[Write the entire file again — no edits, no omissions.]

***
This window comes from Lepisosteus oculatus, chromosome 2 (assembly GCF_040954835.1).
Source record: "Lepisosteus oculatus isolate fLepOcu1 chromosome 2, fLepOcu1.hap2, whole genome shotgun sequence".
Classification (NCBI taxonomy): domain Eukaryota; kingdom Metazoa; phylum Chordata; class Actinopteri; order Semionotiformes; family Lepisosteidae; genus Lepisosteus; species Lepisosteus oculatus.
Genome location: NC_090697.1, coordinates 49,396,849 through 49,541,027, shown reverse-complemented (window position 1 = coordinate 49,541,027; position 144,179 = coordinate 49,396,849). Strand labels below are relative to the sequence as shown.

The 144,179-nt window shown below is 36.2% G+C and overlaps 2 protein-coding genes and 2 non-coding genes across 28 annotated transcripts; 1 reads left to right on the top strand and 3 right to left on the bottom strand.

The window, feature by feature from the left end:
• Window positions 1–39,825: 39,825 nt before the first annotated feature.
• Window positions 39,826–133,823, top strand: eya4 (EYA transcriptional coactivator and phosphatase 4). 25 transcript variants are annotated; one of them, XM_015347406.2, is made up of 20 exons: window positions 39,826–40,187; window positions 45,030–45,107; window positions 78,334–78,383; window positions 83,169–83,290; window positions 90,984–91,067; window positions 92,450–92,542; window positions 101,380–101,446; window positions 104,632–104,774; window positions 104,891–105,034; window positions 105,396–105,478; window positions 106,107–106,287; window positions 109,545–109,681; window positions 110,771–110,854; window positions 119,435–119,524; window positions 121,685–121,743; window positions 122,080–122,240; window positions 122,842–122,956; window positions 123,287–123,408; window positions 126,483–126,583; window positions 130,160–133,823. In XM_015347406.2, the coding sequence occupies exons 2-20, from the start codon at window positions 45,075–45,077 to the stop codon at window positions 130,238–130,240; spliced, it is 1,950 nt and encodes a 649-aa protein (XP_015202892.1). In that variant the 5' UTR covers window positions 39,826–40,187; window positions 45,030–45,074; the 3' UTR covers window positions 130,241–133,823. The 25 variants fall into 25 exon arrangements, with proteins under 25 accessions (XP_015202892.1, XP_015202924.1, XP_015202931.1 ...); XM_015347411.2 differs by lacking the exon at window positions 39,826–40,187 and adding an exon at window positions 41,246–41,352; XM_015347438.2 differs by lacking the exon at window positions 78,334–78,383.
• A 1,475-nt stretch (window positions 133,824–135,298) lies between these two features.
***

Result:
This window comes from Lepisosteus oculatus, chromosome 2 (assembly GCF_040954835.1).
Source record: "Lepisosteus oculatus isolate fLepOcu1 chromosome 2, fLepOcu1.hap2, whole genome shotgun sequence".
Classification (NCBI taxonomy): domain Eukaryota; kingdom Metazoa; phylum Chordata; class Actinopteri; order Semionotiformes; family Lepisosteidae; genus Lepisosteus; species Lepisosteus oculatus.
Genome location: NC_090697.1, coordinates 49,396,849 through 49,541,027, shown reverse-complemented (window position 1 = coordinate 49,541,027; position 144,179 = coordinate 49,396,849). Strand labels below are relative to the sequence as shown.

The 144,179-nt window shown below is 36.2% G+C and overlaps 2 protein-coding genes and 2 non-coding genes across 28 annotated transcripts; 1 reads left to right on the top strand and 3 right to left on the bottom strand.

The window, feature by feature from the left end:
• Window positions 1–39,825: 39,825 nt before the first annotated feature.
• Window positions 39,826–133,823, top strand: eya4 (EYA transcriptional coactivator and phosphatase 4). 25 transcript variants are annotated; one of them, XM_015347406.2, is made up of 20 exons: window positions 39,826–40,187; window positions 45,030–45,107; window positions 78,334–78,383; window positions 83,169–83,290; window positions 90,984–91,067; window positions 92,450–92,542; window positions 101,380–101,446; window positions 104,632–104,774; window positions 104,891–105,034; window positions 105,396–105,478; window positions 106,107–106,287; window positions 109,545–109,681; window positions 110,771–110,854; window positions 119,435–119,524; window positions 121,685–121,743; window positions 122,080–122,240; window positions 122,842–122,956; window positions 123,287–123,408; window positions 126,483–126,583; window positions 130,160–133,823. In XM_015347406.2, the coding sequence occupies exons 2-20, from the start codon at window positions 45,075–45,077 to the stop codon at window positions 130,238–130,240; spliced, it is 1,950 nt and encodes a 649-aa protein (XP_015202892.1). In that variant the 5' UTR covers window positions 39,826–40,187; window positions 45,030–45,074; the 3' UTR covers window positions 130,241–133,823. The 25 variants fall into 25 exon arrangements, with proteins under 25 accessions (XP_015202892.1, XP_015202924.1, XP_015202931.1 ...); XM_015347411.2 differs by lacking the exon at window positions 39,826–40,187 and adding an exon at window positions 41,246–41,352; XM_015347438.2 differs by lacking the exon at window positions 78,334–78,383.
• A 1,475-nt stretch (window positions 133,824–135,298) lies between these two features.